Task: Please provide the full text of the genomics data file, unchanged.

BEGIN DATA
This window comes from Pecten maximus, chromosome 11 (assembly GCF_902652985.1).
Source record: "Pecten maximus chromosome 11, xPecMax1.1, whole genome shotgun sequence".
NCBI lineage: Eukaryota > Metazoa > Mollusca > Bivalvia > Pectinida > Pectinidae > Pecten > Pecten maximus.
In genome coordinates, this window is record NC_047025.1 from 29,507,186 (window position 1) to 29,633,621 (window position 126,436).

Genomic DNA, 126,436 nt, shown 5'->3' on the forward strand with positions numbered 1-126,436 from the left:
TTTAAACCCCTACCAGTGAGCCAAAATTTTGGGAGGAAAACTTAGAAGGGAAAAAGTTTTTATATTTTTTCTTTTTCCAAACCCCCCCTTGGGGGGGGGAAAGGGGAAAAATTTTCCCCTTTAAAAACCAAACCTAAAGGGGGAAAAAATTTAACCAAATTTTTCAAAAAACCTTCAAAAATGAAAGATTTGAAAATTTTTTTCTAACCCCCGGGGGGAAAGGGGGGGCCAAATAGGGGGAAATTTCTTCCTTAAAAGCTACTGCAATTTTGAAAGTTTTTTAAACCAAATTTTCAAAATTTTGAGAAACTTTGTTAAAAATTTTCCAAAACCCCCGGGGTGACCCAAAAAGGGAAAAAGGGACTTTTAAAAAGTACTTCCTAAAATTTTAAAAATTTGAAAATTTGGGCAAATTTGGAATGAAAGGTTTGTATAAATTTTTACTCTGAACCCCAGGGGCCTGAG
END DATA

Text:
This window comes from Pecten maximus, chromosome 11 (assembly GCF_902652985.1).
Source record: "Pecten maximus chromosome 11, xPecMax1.1, whole genome shotgun sequence".
NCBI lineage: Eukaryota > Metazoa > Mollusca > Bivalvia > Pectinida > Pectinidae > Pecten > Pecten maximus.
In genome coordinates, this window is record NC_047025.1 from 29,507,186 (window position 1) to 29,633,621 (window position 126,436).

Genomic DNA, 126,436 nt, shown 5'->3' on the forward strand with positions numbered 1-126,436 from the left:
TTTAAACCCCTACCAGTGAGCCAAAATTTTGGGAGGAAAACTTAGAAGGGAAAAAGTTTTTATATTTTTTCTTTTTCCAAACCCCCCCTTGGGGGGGGGAAAGGGGAAAAATTTTCCCCTTTAAAAACCAAACCTAAAGGGGGAAAAAATTTAACCAAATTTTTCAAAAAACCTTCAAAAATGAAAGATTTGAAAATTTTTTTCTAACCCCCGGGGGGAAAGGGGGGGCCAAATAGGGGGAAATTTCTTCCTTAAAAGCTACTGCAATTTTGAAAGTTTTTTAAACCAAATTTTCAAAATTTTGAGAAACTTTGTTAAAAATTTTCCAAAACCCCCGGGGTGACCCAAAAAGGGAAAAAGGGACTTTTAAAAAGTACTTCCTAAAATTTTAAAAATTTGAAAATTTGGGCAAATTTGGAATGAAAGGTTTGTATAAATTTTTACTCTGAACCCCAGGGGCCTGAG